PREZISTA (darunavir) is a Protease Inhibitor (PI) drug used to treat human immunodeficiency virus (HIV-1) infection in combination with other antiretroviral medications. The mechanism of action of PREZISTA is that of inhibition of the dimerization and the catalytic activity of the HIV-1 protease. It has been shown to selectively inhibit the cleavage of HIV-encoded Gag-Pol polyproteins in virus-infected cells. This action prevents the formation of mature infectious virus particles.
PREZISTA is indicated for use in adults and children age 3 and up weighing at least 10kg. The 600mg tablet can be taken by treatment-experienced adult patients with at least one darunavir resistance associated substitution, pregnant patients, and pediatric patients based on age and weight. This product is not recommended for use in patients with severe hepatic impairment.
Darunavir has been associated with potentially fatal drug-induced hepatitis and hepatic injury. Patients with pre-existing liver abnormalities may be at increased risk. PREZISTA may be used with caution in patients with mild or moderate hepatic impairment without dose adjustment, but should not be used in patients with severe liver dysfunction. Likewise, PREZISTA may be used without dose adjustment in patients with mild to moderate renal dysfunction. Dose adjustments for severe renal impairment are not known, but the drug is not significantly cleared by the kidneys. PREZISTA is probably not significantly dialyzed.
In treatment-experienced patients, treatment history, genotypic and/or phenotypic testing is recommended to assess drug susceptibility of the HIV-1 virus. Laboratory testing such as serum liver biochemistries should be done before starting therapy.
All patients who test positive for HIV infection should be screened for comorbid hepatitis B virus (HBV) infection. Co-infected patients should be started on an antiretroviral regimen targeting both viruses, regardless of cluster of differentiation (CD4) counts or HBV viral loads. Treatment should be continued indefinitely to achieve HIV suppression and prevention of HBV activation. Co-infected patients should be offered vaccination against Hepatitis A and HBV, and should avoid alcohol. Likewise, testing HIV-positive patients for Hepatitis C virus (HCV), and regular ongoing testing for those deemed to be at high risk should be done. If HIV/HCV co-infection is identified, consideration should be given to treating both infections concurrently.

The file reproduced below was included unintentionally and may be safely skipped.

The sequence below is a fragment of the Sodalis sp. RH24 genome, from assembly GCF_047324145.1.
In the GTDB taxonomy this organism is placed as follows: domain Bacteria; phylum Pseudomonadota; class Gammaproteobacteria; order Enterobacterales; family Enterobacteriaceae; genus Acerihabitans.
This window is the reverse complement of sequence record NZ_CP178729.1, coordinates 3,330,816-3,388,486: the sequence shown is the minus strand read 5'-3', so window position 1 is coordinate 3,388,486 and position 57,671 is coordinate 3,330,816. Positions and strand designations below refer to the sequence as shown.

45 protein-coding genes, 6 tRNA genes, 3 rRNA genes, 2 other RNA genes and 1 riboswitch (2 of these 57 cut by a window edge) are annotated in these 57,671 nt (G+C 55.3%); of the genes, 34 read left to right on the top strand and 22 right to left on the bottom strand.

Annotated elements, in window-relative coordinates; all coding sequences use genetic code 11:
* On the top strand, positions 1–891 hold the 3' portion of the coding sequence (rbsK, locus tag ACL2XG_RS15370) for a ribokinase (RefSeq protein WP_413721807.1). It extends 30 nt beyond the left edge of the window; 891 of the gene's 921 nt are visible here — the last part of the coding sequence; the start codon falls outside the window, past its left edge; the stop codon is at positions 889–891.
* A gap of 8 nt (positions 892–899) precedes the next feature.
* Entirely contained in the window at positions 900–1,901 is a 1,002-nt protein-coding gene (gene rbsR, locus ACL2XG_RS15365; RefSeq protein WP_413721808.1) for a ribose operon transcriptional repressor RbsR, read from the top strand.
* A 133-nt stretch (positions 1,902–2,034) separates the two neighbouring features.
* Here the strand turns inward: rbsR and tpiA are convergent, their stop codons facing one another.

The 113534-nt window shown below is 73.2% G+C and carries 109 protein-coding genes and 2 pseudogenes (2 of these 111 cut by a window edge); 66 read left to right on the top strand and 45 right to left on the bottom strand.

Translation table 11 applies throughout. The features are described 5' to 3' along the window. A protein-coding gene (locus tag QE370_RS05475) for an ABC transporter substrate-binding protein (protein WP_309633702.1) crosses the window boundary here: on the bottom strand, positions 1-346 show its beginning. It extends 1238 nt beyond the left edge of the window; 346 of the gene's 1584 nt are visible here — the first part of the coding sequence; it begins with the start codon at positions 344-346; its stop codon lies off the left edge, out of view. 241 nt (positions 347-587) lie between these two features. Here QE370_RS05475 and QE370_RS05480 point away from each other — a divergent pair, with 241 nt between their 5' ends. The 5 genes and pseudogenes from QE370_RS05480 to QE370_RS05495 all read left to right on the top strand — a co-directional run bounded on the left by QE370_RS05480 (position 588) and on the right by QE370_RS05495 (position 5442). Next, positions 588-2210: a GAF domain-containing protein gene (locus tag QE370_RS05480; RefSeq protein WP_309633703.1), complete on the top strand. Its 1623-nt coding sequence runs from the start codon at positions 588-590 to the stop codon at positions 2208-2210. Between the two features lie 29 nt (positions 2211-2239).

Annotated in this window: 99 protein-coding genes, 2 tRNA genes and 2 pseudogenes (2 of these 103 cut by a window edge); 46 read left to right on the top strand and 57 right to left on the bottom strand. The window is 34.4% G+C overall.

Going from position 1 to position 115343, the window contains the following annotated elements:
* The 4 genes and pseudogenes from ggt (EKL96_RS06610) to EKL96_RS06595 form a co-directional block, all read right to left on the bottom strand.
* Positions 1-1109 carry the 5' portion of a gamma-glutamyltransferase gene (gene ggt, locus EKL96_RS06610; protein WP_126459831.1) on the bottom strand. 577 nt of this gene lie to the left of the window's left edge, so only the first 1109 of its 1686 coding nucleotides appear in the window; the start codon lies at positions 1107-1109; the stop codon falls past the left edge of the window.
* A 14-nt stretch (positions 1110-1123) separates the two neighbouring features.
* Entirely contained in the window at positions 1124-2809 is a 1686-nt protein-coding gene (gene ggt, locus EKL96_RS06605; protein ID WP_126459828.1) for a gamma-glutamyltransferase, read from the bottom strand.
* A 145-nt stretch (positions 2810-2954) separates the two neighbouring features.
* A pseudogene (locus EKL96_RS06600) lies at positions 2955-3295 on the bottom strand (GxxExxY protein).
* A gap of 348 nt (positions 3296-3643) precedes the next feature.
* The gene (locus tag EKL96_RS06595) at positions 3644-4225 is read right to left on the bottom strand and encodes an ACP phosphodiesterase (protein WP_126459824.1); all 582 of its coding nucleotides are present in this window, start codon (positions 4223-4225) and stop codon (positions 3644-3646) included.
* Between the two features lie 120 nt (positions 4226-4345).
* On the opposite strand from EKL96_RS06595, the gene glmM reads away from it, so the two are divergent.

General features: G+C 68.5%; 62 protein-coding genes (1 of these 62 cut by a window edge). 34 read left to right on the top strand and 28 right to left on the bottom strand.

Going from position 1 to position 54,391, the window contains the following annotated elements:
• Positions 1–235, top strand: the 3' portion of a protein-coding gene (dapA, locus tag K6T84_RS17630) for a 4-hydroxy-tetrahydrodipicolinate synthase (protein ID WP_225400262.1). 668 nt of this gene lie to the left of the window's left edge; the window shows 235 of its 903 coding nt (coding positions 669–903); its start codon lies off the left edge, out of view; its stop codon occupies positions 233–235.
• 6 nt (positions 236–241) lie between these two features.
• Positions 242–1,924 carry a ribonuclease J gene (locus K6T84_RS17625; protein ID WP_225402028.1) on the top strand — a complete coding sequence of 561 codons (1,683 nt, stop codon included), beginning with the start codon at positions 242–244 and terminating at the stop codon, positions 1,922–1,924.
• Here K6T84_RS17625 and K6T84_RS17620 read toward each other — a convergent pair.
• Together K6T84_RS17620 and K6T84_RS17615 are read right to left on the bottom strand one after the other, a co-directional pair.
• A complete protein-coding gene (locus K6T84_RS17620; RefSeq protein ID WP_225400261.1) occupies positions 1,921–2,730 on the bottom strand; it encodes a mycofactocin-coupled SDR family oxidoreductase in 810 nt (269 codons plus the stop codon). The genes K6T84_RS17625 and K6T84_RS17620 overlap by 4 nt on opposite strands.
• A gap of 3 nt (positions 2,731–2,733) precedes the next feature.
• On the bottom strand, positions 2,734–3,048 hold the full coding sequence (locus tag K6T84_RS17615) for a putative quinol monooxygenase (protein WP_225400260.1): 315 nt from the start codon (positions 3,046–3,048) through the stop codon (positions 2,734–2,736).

Highly active retroviral combination treatment can be used in pregnant women. It is unknown if darunavir is excreted in the breast milk. The Centers of Disease Control (CDC) recommends that all HIV positive women, treated or untreated, avoid breastfeeding to prevent vertical transmission of the virus.
PREZISTA is a sulfonamide drug, and so should be used with caution in sulfa-sensitive patients. Other potential adverse effects and drug-drug interactions are detailed in the package insert and should be consulted by prescribers.
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